This first (and coming second) issue of Otechestvennye Zapiski is devoted to education. (The number of texts that we have prepared while working on the topic of education grew so extensive that we decided to divide them between two issues). Nowadays, education is being reformed all around the world, and Russia is no exception. In Russia, the debate around educational reform may be most intense, since the country for a long while has been going through crises in political, economic and social life. Education is a powerful instrumental force for building or re-building a society. That is why, when we are trying to reform an educational system, it is a good idea to start with acquiring a notion of what we really want to achieve, what kind of society we want to see tomorrow. We need to start with understanding of what we want and need, with setting our goals.
We focus primarily on higher education since it is surrounded by the greatest controversy. The second and third issues OZ contain articles by mostly Russian experts in the field of higher education. The emphasis, as befitting a country like Russia where there is such a pressing need to rebuild institutions in the aftermath of the Soviet system, is on what needs to be done. At the same time, these matters cannot be seriously considered in isolation from first principles, or from a certain historical context, or from international experience. In the following articles, all of these dimensions are addressed. Our authors pose a range of questions starting from general ones such as what should be the goals of education in modern society to specific ones such as problems of quality of education, and financing.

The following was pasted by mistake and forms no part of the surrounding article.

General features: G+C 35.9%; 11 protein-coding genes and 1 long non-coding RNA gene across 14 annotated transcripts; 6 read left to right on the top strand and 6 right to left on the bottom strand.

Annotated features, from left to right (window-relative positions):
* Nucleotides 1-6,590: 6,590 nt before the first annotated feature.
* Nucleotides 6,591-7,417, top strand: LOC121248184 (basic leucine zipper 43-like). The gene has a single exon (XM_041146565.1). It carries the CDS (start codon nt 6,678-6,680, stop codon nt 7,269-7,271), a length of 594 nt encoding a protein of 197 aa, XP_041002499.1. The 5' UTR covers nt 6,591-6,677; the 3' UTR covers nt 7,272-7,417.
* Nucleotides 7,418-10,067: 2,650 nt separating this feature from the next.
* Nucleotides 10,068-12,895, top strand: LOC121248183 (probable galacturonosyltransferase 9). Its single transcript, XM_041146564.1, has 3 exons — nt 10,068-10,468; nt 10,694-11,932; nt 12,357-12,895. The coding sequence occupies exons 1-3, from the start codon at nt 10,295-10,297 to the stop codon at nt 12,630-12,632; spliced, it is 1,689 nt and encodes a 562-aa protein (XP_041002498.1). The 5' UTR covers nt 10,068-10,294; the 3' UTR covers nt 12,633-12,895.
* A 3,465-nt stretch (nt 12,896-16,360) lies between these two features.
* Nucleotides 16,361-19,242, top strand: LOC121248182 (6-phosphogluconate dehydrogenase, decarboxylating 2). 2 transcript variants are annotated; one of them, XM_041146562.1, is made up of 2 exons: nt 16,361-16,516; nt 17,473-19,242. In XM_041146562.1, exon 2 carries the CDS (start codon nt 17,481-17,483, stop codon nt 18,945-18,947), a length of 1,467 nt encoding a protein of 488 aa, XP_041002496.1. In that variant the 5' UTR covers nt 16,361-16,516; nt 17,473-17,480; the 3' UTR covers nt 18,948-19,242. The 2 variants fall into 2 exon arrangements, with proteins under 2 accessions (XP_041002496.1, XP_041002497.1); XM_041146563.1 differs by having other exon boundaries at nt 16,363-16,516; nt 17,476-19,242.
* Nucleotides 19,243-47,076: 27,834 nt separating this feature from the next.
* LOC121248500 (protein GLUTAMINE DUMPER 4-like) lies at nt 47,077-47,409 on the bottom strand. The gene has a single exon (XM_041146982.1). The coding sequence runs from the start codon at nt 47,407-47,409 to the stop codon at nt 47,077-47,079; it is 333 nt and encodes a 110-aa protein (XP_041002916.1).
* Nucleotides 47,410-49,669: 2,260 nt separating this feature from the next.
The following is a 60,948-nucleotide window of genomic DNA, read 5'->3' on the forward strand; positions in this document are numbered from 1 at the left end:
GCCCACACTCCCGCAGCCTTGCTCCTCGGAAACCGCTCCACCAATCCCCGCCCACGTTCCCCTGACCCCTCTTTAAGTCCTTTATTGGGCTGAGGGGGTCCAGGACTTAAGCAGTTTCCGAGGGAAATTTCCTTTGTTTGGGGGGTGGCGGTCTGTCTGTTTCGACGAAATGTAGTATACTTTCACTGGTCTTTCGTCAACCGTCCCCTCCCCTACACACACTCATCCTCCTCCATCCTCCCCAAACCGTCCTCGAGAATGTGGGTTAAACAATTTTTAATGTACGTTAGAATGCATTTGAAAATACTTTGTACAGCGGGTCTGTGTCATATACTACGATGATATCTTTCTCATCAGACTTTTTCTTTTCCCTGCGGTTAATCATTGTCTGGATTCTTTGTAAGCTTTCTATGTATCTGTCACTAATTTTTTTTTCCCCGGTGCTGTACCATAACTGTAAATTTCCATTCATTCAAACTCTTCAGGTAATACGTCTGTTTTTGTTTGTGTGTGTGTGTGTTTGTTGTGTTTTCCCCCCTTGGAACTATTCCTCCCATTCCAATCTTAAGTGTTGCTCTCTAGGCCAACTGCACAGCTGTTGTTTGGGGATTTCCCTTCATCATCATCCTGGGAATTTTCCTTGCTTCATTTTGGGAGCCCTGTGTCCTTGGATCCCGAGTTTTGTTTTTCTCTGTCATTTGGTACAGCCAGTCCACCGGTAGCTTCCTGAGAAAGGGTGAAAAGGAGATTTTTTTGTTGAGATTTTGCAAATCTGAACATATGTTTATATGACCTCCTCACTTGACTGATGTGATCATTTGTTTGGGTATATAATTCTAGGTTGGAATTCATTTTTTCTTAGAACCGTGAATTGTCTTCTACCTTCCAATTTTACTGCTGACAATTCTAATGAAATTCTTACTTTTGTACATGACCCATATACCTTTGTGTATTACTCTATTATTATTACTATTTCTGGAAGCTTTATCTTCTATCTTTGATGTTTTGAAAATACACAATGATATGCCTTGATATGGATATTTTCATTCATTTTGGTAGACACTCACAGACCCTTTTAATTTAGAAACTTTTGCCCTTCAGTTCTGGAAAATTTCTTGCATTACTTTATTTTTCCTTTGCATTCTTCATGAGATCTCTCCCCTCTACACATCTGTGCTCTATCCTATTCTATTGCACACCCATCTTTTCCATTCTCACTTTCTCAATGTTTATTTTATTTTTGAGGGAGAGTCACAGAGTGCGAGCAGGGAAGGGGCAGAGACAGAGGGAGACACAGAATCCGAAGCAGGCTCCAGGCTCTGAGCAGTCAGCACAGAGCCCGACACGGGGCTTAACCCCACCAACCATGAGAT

We think that the material that we gathered together allows drawing some conclusions about education and the process of its reformation. One of the conclusions is that we must overcome the dichotomy, the strict isolation between the professional and vocational education, on the one hand, and general fundamental development, on the other. Paradoxically, while preparing a well-trained and flexible workforce, we must emphasize the indispensable need in raising a critical-thinking, broad-minded, and spiritual (or at least morally sane and responsible) generation. We invite you to make other conclusions yourself.
This issue is prefaced by Tatyana Malkina s overview of the current educational situation in Russia. It explains reform alternatives and points out some possible solutions.
Regarding the Philosophy of education, you will find articles by Vitaly Kurennoi (he is a historian of philosophy and teaches at the Center of Phenomenological Philosophy, RSUH Russian State University for the Humanities) who writes about philosophical issues of education in the context of the contemporary domestic situation and articulates general ideas and motives that de facto have been inspiring current reforms in Russia. Yuri Afanasiev, President of RSUH argues about the critical role of education in the development of human civilization in his article Educational anti-utopia . Viktor Mironov, head of the Philosophy Department at MSU Moscow State University speaks on problems of teaching philosophy in school and in the university, as well as about the crisis of modern culture and the role of philosophy in the modern world. Sociologist Alexander Filippov poses serious questions about education as a molding force of future society, myths about equal opportunity for education, and analyzes phenomena and possible outcomes of education as a lifestyle. Yaroslav Kuzminov, Rector of the State University Higher School of Economics discusses economic issues of education.